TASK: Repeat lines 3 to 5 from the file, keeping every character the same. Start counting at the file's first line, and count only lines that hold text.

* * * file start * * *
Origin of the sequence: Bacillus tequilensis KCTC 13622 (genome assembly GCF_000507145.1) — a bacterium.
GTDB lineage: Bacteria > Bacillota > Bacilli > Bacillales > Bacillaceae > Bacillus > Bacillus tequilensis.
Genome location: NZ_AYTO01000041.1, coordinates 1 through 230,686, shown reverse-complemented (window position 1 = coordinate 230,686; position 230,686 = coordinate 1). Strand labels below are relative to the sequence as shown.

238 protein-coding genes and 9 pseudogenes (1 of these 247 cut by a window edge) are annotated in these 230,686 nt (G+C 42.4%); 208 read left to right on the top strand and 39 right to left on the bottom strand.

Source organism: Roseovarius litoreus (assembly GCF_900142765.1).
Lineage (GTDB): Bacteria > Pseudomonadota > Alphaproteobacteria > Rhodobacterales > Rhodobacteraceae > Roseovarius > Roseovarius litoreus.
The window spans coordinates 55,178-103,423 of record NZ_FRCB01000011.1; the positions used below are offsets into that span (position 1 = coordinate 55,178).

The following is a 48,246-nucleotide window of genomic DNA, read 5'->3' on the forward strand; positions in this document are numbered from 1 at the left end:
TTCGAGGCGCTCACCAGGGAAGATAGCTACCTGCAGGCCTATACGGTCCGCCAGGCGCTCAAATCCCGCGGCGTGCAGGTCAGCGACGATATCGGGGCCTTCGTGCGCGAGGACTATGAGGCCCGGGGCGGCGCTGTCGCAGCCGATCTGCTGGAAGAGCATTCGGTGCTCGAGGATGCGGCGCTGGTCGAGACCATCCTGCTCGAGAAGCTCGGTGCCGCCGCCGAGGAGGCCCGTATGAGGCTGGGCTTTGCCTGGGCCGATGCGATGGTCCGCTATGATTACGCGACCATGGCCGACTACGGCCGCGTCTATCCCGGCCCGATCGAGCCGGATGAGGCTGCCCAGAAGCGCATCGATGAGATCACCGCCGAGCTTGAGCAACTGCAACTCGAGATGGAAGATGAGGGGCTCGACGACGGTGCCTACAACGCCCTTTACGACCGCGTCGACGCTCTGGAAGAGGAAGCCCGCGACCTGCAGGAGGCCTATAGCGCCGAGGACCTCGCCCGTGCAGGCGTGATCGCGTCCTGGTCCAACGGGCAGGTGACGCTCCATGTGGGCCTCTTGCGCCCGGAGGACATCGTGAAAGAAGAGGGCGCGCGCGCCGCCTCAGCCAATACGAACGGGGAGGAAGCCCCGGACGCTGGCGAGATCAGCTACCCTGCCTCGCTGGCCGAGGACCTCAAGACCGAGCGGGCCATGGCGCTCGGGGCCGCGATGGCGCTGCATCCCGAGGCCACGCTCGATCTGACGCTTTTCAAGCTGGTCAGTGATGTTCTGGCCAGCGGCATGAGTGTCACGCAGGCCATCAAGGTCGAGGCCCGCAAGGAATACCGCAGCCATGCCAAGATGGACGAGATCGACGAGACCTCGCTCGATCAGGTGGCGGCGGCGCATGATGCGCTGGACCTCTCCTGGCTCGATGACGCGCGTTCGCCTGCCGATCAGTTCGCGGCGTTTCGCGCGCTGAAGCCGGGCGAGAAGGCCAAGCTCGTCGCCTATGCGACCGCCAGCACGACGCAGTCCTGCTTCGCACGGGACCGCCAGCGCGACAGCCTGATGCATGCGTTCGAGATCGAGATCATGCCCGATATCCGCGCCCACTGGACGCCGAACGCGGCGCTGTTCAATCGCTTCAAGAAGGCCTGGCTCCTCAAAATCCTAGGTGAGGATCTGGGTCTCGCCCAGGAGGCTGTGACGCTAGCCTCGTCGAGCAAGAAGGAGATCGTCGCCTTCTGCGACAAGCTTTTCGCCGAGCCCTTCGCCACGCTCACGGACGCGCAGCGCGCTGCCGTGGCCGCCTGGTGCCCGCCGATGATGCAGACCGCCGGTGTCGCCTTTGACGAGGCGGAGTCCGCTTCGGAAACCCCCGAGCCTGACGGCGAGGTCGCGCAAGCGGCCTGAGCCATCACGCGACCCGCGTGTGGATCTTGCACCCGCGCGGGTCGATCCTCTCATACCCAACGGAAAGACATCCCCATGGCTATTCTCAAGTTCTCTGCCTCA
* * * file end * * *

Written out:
Genome location: NZ_AYTO01000041.1, coordinates 1 through 230,686, shown reverse-complemented (window position 1 = coordinate 230,686; position 230,686 = coordinate 1). Strand labels below are relative to the sequence as shown.

238 protein-coding genes and 9 pseudogenes (1 of these 247 cut by a window edge) are annotated in these 230,686 nt (G+C 42.4%); 208 read left to right on the top strand and 39 right to left on the bottom strand.

Source organism: Roseovarius litoreus (assembly GCF_900142765.1).